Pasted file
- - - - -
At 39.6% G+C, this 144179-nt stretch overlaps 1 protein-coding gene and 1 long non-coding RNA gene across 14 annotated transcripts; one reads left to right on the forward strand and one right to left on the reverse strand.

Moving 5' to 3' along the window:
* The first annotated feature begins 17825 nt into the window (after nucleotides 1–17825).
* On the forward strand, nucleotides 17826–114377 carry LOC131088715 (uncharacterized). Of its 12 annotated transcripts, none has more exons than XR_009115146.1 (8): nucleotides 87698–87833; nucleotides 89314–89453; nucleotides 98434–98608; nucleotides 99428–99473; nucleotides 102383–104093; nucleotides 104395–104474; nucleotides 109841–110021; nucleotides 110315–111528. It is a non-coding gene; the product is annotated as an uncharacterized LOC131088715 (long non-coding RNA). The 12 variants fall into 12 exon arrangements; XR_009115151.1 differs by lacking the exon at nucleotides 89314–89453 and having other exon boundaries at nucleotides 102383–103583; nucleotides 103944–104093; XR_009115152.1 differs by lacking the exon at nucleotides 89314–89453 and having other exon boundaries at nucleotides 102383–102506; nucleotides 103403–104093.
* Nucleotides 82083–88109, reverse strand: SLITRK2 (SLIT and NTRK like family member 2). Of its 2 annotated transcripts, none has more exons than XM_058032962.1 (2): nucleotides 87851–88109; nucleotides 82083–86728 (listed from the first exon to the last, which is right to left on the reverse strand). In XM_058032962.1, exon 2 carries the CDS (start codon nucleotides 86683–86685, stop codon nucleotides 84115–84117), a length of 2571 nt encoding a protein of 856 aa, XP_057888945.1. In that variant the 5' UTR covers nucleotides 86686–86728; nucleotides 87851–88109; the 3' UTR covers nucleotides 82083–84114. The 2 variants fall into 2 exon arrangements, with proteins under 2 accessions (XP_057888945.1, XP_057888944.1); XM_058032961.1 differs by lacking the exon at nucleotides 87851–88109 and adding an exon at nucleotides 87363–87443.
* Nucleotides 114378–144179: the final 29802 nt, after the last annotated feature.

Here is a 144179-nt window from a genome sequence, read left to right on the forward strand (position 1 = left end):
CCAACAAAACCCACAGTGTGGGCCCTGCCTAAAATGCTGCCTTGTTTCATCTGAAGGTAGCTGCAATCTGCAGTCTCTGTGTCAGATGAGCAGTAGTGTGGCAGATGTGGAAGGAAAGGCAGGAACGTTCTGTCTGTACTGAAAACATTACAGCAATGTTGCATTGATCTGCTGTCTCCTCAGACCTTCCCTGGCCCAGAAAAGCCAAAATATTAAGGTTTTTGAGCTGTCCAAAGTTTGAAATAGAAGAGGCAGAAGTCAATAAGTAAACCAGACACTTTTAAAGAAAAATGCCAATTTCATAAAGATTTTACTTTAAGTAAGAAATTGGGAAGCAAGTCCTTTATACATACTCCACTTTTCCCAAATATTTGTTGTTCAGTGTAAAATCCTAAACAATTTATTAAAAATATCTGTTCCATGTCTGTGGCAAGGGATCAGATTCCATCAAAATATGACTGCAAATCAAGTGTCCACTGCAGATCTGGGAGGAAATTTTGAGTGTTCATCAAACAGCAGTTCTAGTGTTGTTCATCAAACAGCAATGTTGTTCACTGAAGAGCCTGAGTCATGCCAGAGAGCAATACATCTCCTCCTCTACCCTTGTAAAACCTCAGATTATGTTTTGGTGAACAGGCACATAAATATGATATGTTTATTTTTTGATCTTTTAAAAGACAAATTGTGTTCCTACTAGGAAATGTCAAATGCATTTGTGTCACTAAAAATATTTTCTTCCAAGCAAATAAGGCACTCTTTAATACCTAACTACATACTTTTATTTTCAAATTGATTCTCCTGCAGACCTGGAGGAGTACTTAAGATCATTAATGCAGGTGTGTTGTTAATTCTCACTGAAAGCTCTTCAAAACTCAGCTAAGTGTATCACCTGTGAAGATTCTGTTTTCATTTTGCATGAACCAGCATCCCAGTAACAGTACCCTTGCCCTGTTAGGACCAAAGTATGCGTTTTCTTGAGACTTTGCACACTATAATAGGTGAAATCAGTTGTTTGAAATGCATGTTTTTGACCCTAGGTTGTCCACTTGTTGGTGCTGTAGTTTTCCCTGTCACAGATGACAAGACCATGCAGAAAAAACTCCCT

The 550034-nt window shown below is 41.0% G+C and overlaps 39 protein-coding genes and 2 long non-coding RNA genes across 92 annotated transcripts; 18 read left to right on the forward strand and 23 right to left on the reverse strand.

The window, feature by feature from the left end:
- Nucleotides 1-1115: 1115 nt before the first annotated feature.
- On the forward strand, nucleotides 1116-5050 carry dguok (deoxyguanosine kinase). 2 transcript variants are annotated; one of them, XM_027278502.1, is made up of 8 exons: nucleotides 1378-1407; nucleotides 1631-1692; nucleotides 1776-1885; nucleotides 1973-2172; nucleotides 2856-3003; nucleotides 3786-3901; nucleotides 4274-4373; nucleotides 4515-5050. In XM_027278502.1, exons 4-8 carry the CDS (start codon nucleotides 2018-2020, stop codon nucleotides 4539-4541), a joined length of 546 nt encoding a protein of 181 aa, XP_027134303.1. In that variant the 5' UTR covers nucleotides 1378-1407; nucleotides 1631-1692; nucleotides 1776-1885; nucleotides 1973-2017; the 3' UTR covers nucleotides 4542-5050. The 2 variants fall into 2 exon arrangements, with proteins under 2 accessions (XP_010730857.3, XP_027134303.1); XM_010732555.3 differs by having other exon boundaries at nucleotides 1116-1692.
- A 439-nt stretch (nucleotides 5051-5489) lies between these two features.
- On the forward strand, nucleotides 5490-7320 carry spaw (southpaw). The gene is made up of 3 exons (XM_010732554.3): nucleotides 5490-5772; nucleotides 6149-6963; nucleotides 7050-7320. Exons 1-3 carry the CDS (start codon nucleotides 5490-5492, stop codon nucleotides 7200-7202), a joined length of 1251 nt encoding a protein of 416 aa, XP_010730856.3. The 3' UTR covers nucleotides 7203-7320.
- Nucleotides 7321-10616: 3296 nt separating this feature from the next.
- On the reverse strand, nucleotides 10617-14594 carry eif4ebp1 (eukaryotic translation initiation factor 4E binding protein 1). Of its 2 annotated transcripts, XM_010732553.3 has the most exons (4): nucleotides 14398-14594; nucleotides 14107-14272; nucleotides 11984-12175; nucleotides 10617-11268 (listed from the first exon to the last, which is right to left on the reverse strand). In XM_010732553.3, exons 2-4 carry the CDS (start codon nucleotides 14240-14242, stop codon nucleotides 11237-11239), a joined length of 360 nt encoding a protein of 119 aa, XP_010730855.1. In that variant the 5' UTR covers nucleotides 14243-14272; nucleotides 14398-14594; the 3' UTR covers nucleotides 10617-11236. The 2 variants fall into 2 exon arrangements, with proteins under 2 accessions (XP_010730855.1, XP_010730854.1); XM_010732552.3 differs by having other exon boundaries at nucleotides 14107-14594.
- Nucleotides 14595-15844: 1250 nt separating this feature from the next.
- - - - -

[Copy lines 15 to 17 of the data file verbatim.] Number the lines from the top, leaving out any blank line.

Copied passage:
- Nucleotides 7321-10616: 3296 nt separating this feature from the next.
- On the reverse strand, nucleotides 10617-14594 carry eif4ebp1 (eukaryotic translation initiation factor 4E binding protein 1). Of its 2 annotated transcripts, XM_010732553.3 has the most exons (4): nucleotides 14398-14594; nucleotides 14107-14272; nucleotides 11984-12175; nucleotides 10617-11268 (listed from the first exon to the last, which is right to left on the reverse strand). In XM_010732553.3, exons 2-4 carry the CDS (start codon nucleotides 14240-14242, stop codon nucleotides 11237-11239), a joined length of 360 nt encoding a protein of 119 aa, XP_010730855.1. In that variant the 5' UTR covers nucleotides 14243-14272; nucleotides 14398-14594; the 3' UTR covers nucleotides 10617-11236. The 2 variants fall into 2 exon arrangements, with proteins under 2 accessions (XP_010730855.1, XP_010730854.1); XM_010732552.3 differs by having other exon boundaries at nucleotides 14107-14594.
- Nucleotides 14595-15844: 1250 nt separating this feature from the next.